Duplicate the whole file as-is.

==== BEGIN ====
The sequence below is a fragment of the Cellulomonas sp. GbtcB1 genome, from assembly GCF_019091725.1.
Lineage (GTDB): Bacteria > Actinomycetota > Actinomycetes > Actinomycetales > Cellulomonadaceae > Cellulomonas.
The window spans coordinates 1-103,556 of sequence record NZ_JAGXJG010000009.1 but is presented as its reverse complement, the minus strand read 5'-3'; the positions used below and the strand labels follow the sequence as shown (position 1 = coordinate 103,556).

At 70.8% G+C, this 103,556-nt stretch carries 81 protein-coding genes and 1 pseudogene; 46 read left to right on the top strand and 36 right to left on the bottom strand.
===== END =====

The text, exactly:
The sequence below is a fragment of the Cellulomonas sp. GbtcB1 genome, from assembly GCF_019091725.1.
Lineage (GTDB): Bacteria > Actinomycetota > Actinomycetes > Actinomycetales > Cellulomonadaceae > Cellulomonas.
The window spans coordinates 1-103,556 of sequence record NZ_JAGXJG010000009.1 but is presented as its reverse complement, the minus strand read 5'-3'; the positions used below and the strand labels follow the sequence as shown (position 1 = coordinate 103,556).

At 70.8% G+C, this 103,556-nt stretch carries 81 protein-coding genes and 1 pseudogene; 46 read left to right on the top strand and 36 right to left on the bottom strand.